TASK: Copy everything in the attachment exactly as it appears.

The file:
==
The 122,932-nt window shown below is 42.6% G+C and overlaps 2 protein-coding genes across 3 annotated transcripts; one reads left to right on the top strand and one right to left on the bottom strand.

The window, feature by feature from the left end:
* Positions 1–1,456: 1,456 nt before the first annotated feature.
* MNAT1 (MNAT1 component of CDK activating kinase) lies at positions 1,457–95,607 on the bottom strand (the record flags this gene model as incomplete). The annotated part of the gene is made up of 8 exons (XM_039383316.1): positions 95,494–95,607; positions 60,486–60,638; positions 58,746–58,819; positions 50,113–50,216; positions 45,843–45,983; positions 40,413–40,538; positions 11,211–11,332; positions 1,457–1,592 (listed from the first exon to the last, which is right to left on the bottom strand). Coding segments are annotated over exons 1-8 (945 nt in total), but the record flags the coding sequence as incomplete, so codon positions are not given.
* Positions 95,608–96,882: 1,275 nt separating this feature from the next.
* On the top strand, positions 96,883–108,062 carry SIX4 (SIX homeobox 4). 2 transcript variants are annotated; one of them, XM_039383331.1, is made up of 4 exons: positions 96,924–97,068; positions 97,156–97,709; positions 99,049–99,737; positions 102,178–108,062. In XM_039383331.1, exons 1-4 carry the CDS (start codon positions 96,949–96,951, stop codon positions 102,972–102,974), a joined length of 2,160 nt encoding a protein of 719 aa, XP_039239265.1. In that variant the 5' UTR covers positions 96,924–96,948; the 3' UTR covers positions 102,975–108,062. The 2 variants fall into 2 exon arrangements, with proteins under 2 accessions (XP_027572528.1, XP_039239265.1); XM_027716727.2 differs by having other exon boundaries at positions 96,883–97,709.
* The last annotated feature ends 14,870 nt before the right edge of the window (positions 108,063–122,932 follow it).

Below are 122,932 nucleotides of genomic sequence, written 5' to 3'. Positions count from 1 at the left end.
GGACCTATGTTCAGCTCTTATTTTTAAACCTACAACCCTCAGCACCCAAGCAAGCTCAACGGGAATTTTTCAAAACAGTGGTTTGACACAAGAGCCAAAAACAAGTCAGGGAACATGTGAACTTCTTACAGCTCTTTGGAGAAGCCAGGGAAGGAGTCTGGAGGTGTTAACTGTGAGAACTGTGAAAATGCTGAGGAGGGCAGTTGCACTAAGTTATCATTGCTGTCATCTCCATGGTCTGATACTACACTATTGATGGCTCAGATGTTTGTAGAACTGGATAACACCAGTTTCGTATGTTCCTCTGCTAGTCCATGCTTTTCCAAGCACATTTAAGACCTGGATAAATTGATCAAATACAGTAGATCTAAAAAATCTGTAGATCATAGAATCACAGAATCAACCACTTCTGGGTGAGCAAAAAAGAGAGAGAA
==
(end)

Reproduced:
The 122,932-nt window shown below is 42.6% G+C and overlaps 2 protein-coding genes across 3 annotated transcripts; one reads left to right on the top strand and one right to left on the bottom strand.

The window, feature by feature from the left end:
* Positions 1–1,456: 1,456 nt before the first annotated feature.
* MNAT1 (MNAT1 component of CDK activating kinase) lies at positions 1,457–95,607 on the bottom strand (the record flags this gene model as incomplete). The annotated part of the gene is made up of 8 exons (XM_039383316.1): positions 95,494–95,607; positions 60,486–60,638; positions 58,746–58,819; positions 50,113–50,216; positions 45,843–45,983; positions 40,413–40,538; positions 11,211–11,332; positions 1,457–1,592 (listed from the first exon to the last, which is right to left on the bottom strand). Coding segments are annotated over exons 1-8 (945 nt in total), but the record flags the coding sequence as incomplete, so codon positions are not given.
* Positions 95,608–96,882: 1,275 nt separating this feature from the next.
* On the top strand, positions 96,883–108,062 carry SIX4 (SIX homeobox 4). 2 transcript variants are annotated; one of them, XM_039383331.1, is made up of 4 exons: positions 96,924–97,068; positions 97,156–97,709; positions 99,049–99,737; positions 102,178–108,062. In XM_039383331.1, exons 1-4 carry the CDS (start codon positions 96,949–96,951, stop codon positions 102,972–102,974), a joined length of 2,160 nt encoding a protein of 719 aa, XP_039239265.1. In that variant the 5' UTR covers positions 96,924–96,948; the 3' UTR covers positions 102,975–108,062. The 2 variants fall into 2 exon arrangements, with proteins under 2 accessions (XP_027572528.1, XP_039239265.1); XM_027716727.2 differs by having other exon boundaries at positions 96,883–97,709.
* The last annotated feature ends 14,870 nt before the right edge of the window (positions 108,063–122,932 follow it).

Below are 122,932 nucleotides of genomic sequence, written 5' to 3'. Positions count from 1 at the left end.
GGACCTATGTTCAGCTCTTATTTTTAAACCTACAACCCTCAGCACCCAAGCAAGCTCAACGGGAATTTTTCAAAACAGTGGTTTGACACAAGAGCCAAAAACAAGTCAGGGAACATGTGAACTTCTTACAGCTCTTTGGAGAAGCCAGGGAAGGAGTCTGGAGGTGTTAACTGTGAGAACTGTGAAAATGCTGAGGAGGGCAGTTGCACTAAGTTATCATTGCTGTCATCTCCATGGTCTGATACTACACTATTGATGGCTCAGATGTTTGTAGAACTGGATAACACCAGTTTCGTATGTTCCTCTGCTAGTCCATGCTTTTCCAAGCACATTTAAGACCTGGATAAATTGATCAAATACAGTAGATCTAAAAAATCTGTAGATCATAGAATCACAGAATCAACCACTTCTGGGTGAGCAAAAAAGAGAGAGAA